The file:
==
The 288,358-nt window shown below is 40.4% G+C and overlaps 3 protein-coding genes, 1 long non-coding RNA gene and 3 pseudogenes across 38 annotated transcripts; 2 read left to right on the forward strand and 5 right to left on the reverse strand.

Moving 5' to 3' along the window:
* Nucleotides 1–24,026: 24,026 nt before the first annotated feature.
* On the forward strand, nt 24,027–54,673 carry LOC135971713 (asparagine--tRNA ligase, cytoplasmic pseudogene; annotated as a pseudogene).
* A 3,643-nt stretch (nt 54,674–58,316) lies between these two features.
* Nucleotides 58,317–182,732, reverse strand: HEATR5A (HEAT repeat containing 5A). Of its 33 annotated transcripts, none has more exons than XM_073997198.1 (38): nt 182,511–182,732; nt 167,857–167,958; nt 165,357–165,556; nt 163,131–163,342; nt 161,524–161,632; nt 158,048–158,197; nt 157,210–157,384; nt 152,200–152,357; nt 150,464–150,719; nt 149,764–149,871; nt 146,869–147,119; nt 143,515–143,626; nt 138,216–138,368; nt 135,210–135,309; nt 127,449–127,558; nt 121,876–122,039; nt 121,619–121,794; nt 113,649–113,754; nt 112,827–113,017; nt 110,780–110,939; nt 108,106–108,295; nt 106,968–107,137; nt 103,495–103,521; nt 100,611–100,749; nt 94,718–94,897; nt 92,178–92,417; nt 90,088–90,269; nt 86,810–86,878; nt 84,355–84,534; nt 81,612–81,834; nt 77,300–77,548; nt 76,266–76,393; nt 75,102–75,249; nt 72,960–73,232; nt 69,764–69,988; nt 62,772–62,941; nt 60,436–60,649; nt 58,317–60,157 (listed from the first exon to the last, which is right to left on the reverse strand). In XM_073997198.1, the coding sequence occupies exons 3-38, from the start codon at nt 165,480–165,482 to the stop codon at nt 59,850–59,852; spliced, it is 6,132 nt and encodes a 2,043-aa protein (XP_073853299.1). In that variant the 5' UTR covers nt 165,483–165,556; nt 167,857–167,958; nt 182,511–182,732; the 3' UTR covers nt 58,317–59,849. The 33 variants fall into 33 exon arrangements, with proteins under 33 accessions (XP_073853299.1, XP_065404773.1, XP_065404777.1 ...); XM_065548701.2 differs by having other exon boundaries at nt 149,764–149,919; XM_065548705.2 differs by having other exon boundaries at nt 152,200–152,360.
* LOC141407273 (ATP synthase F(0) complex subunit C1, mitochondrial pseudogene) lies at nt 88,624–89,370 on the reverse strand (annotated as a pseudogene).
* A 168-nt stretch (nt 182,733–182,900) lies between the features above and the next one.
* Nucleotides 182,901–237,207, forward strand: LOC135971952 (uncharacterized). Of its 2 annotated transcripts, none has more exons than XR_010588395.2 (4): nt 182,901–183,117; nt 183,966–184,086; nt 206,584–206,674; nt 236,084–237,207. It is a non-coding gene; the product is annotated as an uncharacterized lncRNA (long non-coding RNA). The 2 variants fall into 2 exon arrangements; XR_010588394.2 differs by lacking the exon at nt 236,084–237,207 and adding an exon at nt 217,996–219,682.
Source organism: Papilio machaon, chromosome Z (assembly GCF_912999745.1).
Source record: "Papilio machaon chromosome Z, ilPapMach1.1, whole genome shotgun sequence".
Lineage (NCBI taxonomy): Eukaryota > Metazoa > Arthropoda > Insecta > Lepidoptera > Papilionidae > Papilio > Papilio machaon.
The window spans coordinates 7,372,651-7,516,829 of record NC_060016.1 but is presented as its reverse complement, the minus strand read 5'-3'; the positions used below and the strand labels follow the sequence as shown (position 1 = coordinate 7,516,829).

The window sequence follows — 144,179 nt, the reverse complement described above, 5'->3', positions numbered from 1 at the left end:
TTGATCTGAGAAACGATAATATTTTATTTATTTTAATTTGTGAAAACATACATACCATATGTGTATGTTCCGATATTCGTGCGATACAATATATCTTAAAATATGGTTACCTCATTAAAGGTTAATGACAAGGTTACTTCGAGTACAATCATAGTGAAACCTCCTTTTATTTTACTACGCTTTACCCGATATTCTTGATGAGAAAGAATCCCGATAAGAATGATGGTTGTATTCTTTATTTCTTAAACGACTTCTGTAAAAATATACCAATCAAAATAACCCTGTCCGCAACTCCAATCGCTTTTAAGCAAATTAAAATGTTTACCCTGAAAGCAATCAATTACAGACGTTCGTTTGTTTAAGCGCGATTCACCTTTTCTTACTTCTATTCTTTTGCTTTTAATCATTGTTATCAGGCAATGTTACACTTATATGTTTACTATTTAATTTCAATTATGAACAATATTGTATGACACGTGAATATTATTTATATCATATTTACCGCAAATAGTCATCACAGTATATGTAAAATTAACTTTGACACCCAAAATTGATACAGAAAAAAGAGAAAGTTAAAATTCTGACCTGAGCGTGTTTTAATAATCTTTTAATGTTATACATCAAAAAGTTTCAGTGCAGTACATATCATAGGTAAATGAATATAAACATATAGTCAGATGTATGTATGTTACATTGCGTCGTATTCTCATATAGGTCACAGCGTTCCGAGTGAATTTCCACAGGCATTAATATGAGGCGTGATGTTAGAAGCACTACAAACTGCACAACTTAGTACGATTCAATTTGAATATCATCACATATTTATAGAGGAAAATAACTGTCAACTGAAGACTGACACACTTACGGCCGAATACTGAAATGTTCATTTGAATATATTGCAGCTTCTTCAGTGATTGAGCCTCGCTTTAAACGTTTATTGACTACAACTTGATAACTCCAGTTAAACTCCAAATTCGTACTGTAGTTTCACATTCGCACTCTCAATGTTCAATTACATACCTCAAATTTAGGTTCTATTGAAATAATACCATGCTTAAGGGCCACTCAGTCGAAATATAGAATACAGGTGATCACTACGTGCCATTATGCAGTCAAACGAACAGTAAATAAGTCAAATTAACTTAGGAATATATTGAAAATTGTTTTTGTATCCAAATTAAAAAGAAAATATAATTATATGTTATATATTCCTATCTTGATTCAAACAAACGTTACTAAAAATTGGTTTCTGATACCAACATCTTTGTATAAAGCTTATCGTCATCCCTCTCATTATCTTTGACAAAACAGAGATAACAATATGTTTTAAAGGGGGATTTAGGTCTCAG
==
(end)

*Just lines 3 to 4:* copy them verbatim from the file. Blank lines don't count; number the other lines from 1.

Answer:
* Nucleotides 1–24,026: 24,026 nt before the first annotated feature.
* On the forward strand, nt 24,027–54,673 carry LOC135971713 (asparagine--tRNA ligase, cytoplasmic pseudogene; annotated as a pseudogene).